Will we someday be able to replace or regrow our major organs whenever they wear out, giving us the ticket to "practical immortality"? If so, will any of us now living be able to take advantage of such a future? In Chasing Life, CNN medical correspondent and Time columnist Sanjay Gupta, MD, offers a complete look at what we know today about extending life, and some potentially mind-blowing technologies that could completely change our perception of a normal human lifespan.
While the book uses the "immortality" hook to get you interested, in truth the vast majority of its pages are dedicated to what you can do right now to maximize your years. You won't be surprised to find out that exercise and a good diet can add years, while getting fat and getting diabetes or smoking and getting cancer aren't exactly helpful. If Gupta doesn't cover a ton of new ground here, he does cover a lot of ground, offering the latest findings on combating cancer, the effectiveness (or ineffectiveness) of supplements, the upside of being upbeat, the wonders of wine and dark chocolate, the potential benefits of limiting calories, and the myths and realities associated with artificial sweeteners, cell phones, cooking with Teflon, and microwaving plastic.
Yes, you may have already read some of this in the papers, but unless you're a real health junkie, Chasing Life is a good place to get it all straight in one appealing package. (One fact completely new to me has to do with the benefits of upper body workouts to stave off pneumonia, a common killer in our later years.)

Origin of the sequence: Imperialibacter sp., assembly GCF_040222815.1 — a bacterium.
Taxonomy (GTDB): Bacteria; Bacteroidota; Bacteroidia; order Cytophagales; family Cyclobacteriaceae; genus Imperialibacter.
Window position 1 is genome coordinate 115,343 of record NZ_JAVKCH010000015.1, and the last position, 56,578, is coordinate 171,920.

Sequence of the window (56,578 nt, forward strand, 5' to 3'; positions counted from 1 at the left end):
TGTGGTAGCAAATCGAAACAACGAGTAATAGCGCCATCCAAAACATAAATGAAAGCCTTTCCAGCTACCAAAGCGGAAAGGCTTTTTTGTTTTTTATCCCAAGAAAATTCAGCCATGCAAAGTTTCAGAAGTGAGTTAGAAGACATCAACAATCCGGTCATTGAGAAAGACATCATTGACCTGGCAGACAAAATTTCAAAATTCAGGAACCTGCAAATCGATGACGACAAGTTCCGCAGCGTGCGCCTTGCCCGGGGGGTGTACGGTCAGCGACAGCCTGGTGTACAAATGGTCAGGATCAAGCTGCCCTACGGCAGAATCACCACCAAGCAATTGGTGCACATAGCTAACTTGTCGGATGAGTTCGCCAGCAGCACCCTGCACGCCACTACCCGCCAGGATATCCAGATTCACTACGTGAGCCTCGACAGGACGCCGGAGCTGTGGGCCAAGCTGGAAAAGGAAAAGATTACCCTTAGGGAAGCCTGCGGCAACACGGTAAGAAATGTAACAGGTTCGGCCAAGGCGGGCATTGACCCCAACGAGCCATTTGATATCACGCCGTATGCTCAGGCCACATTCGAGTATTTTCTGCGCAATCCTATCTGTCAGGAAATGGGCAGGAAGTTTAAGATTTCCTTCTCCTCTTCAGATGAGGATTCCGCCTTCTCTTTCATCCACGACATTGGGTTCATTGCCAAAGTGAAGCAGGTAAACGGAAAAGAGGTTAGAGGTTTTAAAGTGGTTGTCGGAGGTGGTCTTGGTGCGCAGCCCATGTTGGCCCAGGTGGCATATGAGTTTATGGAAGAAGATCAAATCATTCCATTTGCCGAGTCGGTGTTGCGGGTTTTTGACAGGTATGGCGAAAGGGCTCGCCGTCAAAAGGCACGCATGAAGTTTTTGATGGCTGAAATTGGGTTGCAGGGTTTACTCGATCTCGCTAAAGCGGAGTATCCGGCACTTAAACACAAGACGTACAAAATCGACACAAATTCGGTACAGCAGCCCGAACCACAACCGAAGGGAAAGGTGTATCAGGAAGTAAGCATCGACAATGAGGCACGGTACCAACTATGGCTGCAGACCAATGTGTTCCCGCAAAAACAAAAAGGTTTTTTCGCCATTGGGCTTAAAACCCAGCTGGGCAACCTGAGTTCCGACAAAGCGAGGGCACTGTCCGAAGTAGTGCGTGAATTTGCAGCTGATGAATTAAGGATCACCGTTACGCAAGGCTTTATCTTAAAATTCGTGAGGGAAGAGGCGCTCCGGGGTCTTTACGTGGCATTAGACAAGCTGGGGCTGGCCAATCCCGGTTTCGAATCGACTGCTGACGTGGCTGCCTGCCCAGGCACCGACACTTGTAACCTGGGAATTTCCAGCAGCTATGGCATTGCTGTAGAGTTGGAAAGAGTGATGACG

Fascinating yet too short for my tastes are the book's sections on upcoming technologies or what the fringe is already experimenting with. Gupta discusses the potential use of stem cells to slow aging and even grow new organs, research into "longevity genes," using viruses for good versus evil, and nanobots unleashed in our bloodstream to clean things up and repair DNA damage. Gupta relies quite a bit here on the vision of inventor and author Ray Kurzweil, who believes that if we can just live long enough, rapidly-advancing scientific achievements may give us the chance to live forever.
Is immortality "on the horizon," as Gupta puts it? That's definitely up for debate. But, at worst, Chasing Life gives you the best information currently known on increasing your odds of living a long, vital life.